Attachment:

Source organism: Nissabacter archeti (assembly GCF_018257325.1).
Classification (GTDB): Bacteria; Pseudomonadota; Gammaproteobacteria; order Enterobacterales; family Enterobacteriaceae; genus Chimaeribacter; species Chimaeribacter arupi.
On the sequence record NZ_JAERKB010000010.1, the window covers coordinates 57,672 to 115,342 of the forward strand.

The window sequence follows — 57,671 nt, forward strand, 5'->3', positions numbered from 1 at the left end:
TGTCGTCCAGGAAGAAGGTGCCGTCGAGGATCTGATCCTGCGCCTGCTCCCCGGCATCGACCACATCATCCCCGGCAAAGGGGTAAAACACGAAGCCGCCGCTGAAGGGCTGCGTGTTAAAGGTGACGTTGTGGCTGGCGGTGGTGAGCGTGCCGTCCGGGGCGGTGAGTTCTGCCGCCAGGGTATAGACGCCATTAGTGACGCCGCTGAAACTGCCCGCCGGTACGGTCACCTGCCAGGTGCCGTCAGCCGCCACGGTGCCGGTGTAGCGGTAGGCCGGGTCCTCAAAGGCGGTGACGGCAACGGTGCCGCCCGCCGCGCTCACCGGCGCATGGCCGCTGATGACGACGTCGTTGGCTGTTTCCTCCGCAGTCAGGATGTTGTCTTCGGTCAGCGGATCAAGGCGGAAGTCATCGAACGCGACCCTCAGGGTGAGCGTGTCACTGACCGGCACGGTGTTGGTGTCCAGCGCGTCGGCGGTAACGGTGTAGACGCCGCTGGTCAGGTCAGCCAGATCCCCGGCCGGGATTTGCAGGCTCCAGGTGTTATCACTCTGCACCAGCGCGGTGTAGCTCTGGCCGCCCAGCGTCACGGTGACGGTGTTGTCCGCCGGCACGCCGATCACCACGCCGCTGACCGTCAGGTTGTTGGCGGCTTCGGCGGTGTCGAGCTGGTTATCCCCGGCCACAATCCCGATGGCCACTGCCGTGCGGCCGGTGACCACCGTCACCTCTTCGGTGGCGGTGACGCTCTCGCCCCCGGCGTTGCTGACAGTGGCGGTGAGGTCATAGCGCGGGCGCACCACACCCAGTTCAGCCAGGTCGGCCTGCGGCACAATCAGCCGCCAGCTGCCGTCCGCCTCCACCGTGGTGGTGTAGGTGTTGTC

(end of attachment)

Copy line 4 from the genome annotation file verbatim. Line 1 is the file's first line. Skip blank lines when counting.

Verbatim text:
The window sequence follows — 57,671 nt, forward strand, 5'->3', positions numbered from 1 at the left end: